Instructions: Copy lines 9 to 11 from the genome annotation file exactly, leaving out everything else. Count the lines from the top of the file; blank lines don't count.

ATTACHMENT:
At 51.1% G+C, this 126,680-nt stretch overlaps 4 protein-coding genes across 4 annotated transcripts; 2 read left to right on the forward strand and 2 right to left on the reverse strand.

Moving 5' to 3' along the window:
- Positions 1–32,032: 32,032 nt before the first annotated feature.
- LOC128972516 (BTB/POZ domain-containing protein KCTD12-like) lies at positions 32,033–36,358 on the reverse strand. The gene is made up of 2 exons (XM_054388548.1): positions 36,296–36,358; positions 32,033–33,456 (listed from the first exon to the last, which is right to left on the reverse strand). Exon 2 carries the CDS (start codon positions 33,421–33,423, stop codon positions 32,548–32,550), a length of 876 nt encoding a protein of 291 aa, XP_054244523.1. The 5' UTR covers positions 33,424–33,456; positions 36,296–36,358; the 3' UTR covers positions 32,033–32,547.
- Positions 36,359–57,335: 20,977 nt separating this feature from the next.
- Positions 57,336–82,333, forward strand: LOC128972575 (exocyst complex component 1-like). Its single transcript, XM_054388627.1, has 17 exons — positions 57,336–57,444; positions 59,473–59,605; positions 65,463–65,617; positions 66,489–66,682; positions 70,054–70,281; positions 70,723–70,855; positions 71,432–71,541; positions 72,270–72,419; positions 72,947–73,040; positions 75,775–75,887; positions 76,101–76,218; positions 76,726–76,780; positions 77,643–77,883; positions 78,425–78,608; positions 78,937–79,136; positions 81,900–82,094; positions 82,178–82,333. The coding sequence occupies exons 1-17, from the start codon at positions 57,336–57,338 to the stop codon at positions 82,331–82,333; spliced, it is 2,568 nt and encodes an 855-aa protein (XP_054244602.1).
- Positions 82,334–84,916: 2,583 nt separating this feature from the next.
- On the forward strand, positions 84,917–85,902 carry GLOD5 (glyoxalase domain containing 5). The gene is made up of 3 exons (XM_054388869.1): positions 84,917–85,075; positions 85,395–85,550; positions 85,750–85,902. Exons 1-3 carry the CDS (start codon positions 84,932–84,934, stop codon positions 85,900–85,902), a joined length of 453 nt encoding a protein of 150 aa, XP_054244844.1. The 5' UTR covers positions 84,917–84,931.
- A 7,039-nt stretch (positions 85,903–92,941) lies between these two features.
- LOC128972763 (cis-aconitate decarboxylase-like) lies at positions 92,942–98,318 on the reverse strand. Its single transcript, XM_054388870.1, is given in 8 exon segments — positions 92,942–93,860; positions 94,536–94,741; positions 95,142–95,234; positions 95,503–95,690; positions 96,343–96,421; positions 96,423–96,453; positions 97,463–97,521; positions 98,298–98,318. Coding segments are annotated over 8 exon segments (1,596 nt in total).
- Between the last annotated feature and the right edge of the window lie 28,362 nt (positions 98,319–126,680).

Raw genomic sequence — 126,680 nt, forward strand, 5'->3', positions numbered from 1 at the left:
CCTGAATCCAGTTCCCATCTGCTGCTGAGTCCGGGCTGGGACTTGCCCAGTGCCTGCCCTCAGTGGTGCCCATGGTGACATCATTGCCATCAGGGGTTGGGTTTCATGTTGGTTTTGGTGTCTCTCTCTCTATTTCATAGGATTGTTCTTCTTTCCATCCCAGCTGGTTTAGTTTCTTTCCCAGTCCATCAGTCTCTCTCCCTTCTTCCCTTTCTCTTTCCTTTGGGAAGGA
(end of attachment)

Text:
- A 7,039-nt stretch (positions 85,903–92,941) lies between these two features.
- LOC128972763 (cis-aconitate decarboxylase-like) lies at positions 92,942–98,318 on the reverse strand. Its single transcript, XM_054388870.1, is given in 8 exon segments — positions 92,942–93,860; positions 94,536–94,741; positions 95,142–95,234; positions 95,503–95,690; positions 96,343–96,421; positions 96,423–96,453; positions 97,463–97,521; positions 98,298–98,318. Coding segments are annotated over 8 exon segments (1,596 nt in total).
- Between the last annotated feature and the right edge of the window lie 28,362 nt (positions 98,319–126,680).